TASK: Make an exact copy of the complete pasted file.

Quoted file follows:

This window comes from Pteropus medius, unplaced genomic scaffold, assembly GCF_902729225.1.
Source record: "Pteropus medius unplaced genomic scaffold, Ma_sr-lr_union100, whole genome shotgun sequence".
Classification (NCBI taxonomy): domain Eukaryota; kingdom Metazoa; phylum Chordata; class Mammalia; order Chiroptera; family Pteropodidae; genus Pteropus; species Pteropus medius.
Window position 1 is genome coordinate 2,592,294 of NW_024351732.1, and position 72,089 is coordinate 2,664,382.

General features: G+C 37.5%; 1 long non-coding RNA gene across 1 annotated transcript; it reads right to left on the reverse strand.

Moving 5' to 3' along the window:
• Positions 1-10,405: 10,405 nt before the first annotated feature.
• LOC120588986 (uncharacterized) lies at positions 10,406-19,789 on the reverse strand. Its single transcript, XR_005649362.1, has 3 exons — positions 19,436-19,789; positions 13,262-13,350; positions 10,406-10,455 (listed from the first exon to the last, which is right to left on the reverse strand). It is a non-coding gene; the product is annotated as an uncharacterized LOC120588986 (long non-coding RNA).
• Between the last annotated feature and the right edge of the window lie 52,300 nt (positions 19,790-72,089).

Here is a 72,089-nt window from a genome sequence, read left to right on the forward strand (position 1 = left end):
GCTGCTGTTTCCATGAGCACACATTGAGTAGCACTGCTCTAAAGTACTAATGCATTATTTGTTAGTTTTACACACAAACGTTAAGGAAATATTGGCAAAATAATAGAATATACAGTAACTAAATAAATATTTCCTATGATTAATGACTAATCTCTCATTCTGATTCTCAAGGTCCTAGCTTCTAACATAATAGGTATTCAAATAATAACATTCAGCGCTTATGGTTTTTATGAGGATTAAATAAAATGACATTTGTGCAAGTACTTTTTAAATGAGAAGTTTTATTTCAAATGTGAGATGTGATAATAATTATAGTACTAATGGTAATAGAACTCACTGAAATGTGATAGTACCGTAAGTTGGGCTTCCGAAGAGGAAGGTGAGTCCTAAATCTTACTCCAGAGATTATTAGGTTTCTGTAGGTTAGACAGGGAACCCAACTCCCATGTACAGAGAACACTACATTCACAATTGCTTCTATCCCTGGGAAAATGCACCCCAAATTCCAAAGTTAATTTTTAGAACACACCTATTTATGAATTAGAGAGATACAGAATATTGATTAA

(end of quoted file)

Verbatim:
This window comes from Pteropus medius, unplaced genomic scaffold, assembly GCF_902729225.1.
Source record: "Pteropus medius unplaced genomic scaffold, Ma_sr-lr_union100, whole genome shotgun sequence".
Classification (NCBI taxonomy): domain Eukaryota; kingdom Metazoa; phylum Chordata; class Mammalia; order Chiroptera; family Pteropodidae; genus Pteropus; species Pteropus medius.
Window position 1 is genome coordinate 2,592,294 of NW_024351732.1, and position 72,089 is coordinate 2,664,382.

General features: G+C 37.5%; 1 long non-coding RNA gene across 1 annotated transcript; it reads right to left on the reverse strand.

Moving 5' to 3' along the window:
• Positions 1-10,405: 10,405 nt before the first annotated feature.
• LOC120588986 (uncharacterized) lies at positions 10,406-19,789 on the reverse strand. Its single transcript, XR_005649362.1, has 3 exons — positions 19,436-19,789; positions 13,262-13,350; positions 10,406-10,455 (listed from the first exon to the last, which is right to left on the reverse strand). It is a non-coding gene; the product is annotated as an uncharacterized LOC120588986 (long non-coding RNA).
• Between the last annotated feature and the right edge of the window lie 52,300 nt (positions 19,790-72,089).

Here is a 72,089-nt window from a genome sequence, read left to right on the forward strand (position 1 = left end):
GCTGCTGTTTCCATGAGCACACATTGAGTAGCACTGCTCTAAAGTACTAATGCATTATTTGTTAGTTTTACACACAAACGTTAAGGAAATATTGGCAAAATAATAGAATATACAGTAACTAAATAAATATTTCCTATGATTAATGACTAATCTCTCATTCTGATTCTCAAGGTCCTAGCTTCTAACATAATAGGTATTCAAATAATAACATTCAGCGCTTATGGTTTTTATGAGGATTAAATAAAATGACATTTGTGCAAGTACTTTTTAAATGAGAAGTTTTATTTCAAATGTGAGATGTGATAATAATTATAGTACTAATGGTAATAGAACTCACTGAAATGTGATAGTACCGTAAGTTGGGCTTCCGAAGAGGAAGGTGAGTCCTAAATCTTACTCCAGAGATTATTAGGTTTCTGTAGGTTAGACAGGGAACCCAACTCCCATGTACAGAGAACACTACATTCACAATTGCTTCTATCCCTGGGAAAATGCACCCCAAATTCCAAAGTTAATTTTTAGAACACACCTATTTATGAATTAGAGAGATACAGAATATTGATTAA